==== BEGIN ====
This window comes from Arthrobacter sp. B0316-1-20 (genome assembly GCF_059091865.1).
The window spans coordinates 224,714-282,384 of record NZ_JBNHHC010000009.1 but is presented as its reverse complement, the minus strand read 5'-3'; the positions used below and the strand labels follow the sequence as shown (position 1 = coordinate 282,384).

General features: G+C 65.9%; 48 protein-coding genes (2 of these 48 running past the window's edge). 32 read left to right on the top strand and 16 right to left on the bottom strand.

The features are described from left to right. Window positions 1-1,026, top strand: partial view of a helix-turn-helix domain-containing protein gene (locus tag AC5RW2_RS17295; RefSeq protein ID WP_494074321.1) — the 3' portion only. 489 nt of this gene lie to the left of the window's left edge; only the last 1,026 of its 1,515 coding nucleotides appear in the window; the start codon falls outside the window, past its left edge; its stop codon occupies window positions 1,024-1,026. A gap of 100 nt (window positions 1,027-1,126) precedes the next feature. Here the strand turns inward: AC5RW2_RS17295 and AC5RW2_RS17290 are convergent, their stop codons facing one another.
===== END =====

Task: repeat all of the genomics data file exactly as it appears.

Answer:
This window comes from Arthrobacter sp. B0316-1-20 (genome assembly GCF_059091865.1).
The window spans coordinates 224,714-282,384 of record NZ_JBNHHC010000009.1 but is presented as its reverse complement, the minus strand read 5'-3'; the positions used below and the strand labels follow the sequence as shown (position 1 = coordinate 282,384).

General features: G+C 65.9%; 48 protein-coding genes (2 of these 48 running past the window's edge). 32 read left to right on the top strand and 16 right to left on the bottom strand.

The features are described from left to right. Window positions 1-1,026, top strand: partial view of a helix-turn-helix domain-containing protein gene (locus tag AC5RW2_RS17295; RefSeq protein ID WP_494074321.1) — the 3' portion only. 489 nt of this gene lie to the left of the window's left edge; only the last 1,026 of its 1,515 coding nucleotides appear in the window; the start codon falls outside the window, past its left edge; its stop codon occupies window positions 1,024-1,026. A gap of 100 nt (window positions 1,027-1,126) precedes the next feature. Here the strand turns inward: AC5RW2_RS17295 and AC5RW2_RS17290 are convergent, their stop codons facing one another.